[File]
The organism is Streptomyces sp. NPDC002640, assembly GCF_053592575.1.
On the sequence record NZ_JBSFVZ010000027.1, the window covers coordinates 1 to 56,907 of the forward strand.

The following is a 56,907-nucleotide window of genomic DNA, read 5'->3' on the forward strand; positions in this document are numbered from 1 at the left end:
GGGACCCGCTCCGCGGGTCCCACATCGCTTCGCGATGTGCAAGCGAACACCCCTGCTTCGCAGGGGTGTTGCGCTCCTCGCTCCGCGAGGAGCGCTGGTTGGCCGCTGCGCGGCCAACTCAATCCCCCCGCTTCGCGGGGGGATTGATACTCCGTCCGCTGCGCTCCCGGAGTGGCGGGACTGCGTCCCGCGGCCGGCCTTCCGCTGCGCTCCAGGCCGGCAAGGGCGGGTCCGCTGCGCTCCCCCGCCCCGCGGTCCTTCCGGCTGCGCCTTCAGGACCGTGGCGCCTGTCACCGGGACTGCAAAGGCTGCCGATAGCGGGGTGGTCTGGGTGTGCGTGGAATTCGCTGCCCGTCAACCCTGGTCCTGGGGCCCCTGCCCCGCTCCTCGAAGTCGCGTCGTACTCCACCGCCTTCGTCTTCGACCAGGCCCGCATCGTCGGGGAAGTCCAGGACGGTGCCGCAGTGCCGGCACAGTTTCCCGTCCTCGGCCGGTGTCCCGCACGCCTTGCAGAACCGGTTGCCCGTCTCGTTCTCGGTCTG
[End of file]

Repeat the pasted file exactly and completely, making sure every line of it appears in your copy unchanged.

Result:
The organism is Streptomyces sp. NPDC002640, assembly GCF_053592575.1.
On the sequence record NZ_JBSFVZ010000027.1, the window covers coordinates 1 to 56,907 of the forward strand.

The following is a 56,907-nucleotide window of genomic DNA, read 5'->3' on the forward strand; positions in this document are numbered from 1 at the left end:
GGGACCCGCTCCGCGGGTCCCACATCGCTTCGCGATGTGCAAGCGAACACCCCTGCTTCGCAGGGGTGTTGCGCTCCTCGCTCCGCGAGGAGCGCTGGTTGGCCGCTGCGCGGCCAACTCAATCCCCCCGCTTCGCGGGGGGATTGATACTCCGTCCGCTGCGCTCCCGGAGTGGCGGGACTGCGTCCCGCGGCCGGCCTTCCGCTGCGCTCCAGGCCGGCAAGGGCGGGTCCGCTGCGCTCCCCCGCCCCGCGGTCCTTCCGGCTGCGCCTTCAGGACCGTGGCGCCTGTCACCGGGACTGCAAAGGCTGCCGATAGCGGGGTGGTCTGGGTGTGCGTGGAATTCGCTGCCCGTCAACCCTGGTCCTGGGGCCCCTGCCCCGCTCCTCGAAGTCGCGTCGTACTCCACCGCCTTCGTCTTCGACCAGGCCCGCATCGTCGGGGAAGTCCAGGACGGTGCCGCAGTGCCGGCACAGTTTCCCGTCCTCGGCCGGTGTCCCGCACGCCTTGCAGAACCGGTTGCCCGTCTCGTTCTCGGTCTG